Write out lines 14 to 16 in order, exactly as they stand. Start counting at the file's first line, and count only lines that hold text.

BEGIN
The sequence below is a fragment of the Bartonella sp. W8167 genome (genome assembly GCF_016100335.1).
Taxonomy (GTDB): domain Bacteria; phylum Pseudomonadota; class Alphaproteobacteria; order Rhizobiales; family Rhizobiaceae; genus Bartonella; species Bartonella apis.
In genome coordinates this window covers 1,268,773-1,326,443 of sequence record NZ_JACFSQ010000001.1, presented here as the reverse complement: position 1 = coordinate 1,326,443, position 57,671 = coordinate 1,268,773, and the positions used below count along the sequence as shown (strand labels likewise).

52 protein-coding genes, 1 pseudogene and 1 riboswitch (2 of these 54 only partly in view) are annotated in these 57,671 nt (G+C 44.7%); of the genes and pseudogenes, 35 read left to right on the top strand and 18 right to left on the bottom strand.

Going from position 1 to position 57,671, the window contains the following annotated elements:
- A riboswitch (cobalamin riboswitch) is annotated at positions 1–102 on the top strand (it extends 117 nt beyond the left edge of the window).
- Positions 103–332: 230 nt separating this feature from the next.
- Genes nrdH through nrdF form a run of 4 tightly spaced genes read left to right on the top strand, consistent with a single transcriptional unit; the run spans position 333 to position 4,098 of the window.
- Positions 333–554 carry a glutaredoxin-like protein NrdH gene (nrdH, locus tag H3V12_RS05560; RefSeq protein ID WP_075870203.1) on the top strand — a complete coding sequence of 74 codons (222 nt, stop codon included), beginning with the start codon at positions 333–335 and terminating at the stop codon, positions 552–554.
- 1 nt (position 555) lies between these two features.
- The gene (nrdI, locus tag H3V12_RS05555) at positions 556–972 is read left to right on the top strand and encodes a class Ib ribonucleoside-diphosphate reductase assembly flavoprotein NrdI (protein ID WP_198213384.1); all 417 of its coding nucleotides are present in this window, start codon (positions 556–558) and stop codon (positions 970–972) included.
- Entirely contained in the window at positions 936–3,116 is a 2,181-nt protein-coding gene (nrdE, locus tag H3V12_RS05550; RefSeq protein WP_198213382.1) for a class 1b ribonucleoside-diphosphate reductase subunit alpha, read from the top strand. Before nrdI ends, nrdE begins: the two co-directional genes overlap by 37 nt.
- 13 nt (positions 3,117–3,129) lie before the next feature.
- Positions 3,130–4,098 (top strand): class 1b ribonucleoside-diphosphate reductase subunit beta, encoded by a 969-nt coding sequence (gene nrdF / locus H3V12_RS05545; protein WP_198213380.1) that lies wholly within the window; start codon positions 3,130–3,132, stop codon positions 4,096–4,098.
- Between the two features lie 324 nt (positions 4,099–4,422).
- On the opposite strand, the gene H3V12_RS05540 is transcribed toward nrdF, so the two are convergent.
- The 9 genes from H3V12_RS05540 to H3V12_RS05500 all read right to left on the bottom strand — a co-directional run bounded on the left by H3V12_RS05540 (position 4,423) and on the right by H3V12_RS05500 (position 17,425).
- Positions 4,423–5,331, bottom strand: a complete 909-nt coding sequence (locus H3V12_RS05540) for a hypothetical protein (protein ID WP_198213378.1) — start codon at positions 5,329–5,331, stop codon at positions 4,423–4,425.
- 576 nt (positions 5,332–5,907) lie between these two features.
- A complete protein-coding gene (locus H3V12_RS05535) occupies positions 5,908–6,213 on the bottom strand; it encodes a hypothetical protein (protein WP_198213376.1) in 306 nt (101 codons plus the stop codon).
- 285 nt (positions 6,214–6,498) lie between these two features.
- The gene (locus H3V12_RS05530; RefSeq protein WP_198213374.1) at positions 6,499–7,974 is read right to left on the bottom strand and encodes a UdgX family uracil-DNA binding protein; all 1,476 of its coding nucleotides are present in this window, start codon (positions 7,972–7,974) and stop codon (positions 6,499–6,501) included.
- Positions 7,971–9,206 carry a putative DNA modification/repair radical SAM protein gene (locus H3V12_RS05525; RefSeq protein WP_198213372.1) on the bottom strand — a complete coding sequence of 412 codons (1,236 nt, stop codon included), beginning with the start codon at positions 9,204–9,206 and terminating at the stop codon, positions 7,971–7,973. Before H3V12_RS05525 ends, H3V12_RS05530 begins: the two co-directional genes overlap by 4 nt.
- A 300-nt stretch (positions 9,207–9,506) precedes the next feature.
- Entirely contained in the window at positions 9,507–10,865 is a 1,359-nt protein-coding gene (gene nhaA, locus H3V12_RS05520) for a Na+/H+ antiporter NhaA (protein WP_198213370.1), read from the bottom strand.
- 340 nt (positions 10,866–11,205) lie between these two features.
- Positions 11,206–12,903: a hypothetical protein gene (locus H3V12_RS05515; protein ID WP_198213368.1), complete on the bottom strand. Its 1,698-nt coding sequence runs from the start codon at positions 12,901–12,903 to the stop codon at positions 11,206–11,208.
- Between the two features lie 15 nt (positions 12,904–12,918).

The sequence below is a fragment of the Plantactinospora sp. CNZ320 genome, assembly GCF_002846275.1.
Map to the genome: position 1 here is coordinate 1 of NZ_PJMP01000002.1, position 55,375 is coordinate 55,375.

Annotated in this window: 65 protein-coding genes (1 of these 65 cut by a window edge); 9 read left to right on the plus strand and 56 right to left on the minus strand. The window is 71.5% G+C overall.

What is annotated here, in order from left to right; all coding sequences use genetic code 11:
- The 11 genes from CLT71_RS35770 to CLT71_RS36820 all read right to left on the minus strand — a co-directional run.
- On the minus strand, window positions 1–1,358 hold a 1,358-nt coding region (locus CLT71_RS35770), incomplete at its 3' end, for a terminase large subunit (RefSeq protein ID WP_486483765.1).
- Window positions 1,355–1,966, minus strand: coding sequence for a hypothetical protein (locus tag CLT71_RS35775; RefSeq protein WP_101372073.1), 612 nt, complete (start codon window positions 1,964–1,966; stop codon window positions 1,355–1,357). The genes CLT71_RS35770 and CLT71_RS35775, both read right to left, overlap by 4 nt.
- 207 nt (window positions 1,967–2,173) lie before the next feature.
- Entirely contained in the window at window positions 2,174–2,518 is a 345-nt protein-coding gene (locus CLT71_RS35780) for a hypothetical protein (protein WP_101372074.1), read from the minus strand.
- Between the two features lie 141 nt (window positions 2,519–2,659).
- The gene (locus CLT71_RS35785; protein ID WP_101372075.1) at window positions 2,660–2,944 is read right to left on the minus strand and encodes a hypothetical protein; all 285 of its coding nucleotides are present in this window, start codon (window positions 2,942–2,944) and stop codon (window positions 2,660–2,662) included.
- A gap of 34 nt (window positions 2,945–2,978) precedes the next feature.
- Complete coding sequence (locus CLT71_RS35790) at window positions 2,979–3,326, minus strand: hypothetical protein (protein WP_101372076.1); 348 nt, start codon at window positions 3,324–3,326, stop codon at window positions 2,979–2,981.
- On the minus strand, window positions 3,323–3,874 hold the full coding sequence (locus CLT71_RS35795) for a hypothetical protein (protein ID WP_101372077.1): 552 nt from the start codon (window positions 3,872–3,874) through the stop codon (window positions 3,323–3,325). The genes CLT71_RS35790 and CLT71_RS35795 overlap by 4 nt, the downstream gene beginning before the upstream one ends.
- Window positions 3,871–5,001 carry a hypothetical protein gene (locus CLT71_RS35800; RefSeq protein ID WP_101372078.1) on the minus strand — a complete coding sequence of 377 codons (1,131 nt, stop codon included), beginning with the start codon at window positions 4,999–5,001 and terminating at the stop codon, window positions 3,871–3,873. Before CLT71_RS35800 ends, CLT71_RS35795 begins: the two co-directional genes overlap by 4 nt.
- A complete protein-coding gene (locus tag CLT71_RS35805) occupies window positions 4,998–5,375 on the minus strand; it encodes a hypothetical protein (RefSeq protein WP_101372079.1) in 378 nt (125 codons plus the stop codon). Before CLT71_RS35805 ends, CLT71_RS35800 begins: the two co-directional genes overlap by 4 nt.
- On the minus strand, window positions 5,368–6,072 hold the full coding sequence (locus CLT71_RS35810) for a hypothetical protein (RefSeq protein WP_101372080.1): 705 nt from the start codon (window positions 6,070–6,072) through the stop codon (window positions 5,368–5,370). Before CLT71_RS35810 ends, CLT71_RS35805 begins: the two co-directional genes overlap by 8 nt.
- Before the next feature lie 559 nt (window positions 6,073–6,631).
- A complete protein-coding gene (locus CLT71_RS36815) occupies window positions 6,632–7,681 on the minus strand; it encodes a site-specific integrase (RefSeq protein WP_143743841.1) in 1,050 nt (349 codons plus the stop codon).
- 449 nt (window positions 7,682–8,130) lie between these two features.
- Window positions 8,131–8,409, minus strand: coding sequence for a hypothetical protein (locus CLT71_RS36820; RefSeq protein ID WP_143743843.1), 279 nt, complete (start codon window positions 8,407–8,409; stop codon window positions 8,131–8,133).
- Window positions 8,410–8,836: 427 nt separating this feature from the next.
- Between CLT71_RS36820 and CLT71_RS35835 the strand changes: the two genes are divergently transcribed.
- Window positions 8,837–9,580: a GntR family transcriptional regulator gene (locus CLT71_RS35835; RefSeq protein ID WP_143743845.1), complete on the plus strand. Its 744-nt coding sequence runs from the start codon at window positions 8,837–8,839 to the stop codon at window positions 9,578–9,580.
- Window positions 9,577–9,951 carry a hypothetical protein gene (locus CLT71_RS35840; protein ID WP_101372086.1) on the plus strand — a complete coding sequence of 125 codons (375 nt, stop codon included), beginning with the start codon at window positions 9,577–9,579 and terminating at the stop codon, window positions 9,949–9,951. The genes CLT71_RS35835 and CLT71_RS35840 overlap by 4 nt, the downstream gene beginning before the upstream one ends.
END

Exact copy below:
- Positions 3,130–4,098 (top strand): class 1b ribonucleoside-diphosphate reductase subunit beta, encoded by a 969-nt coding sequence (gene nrdF / locus H3V12_RS05545; protein WP_198213380.1) that lies wholly within the window; start codon positions 3,130–3,132, stop codon positions 4,096–4,098.
- Between the two features lie 324 nt (positions 4,099–4,422).
- On the opposite strand, the gene H3V12_RS05540 is transcribed toward nrdF, so the two are convergent.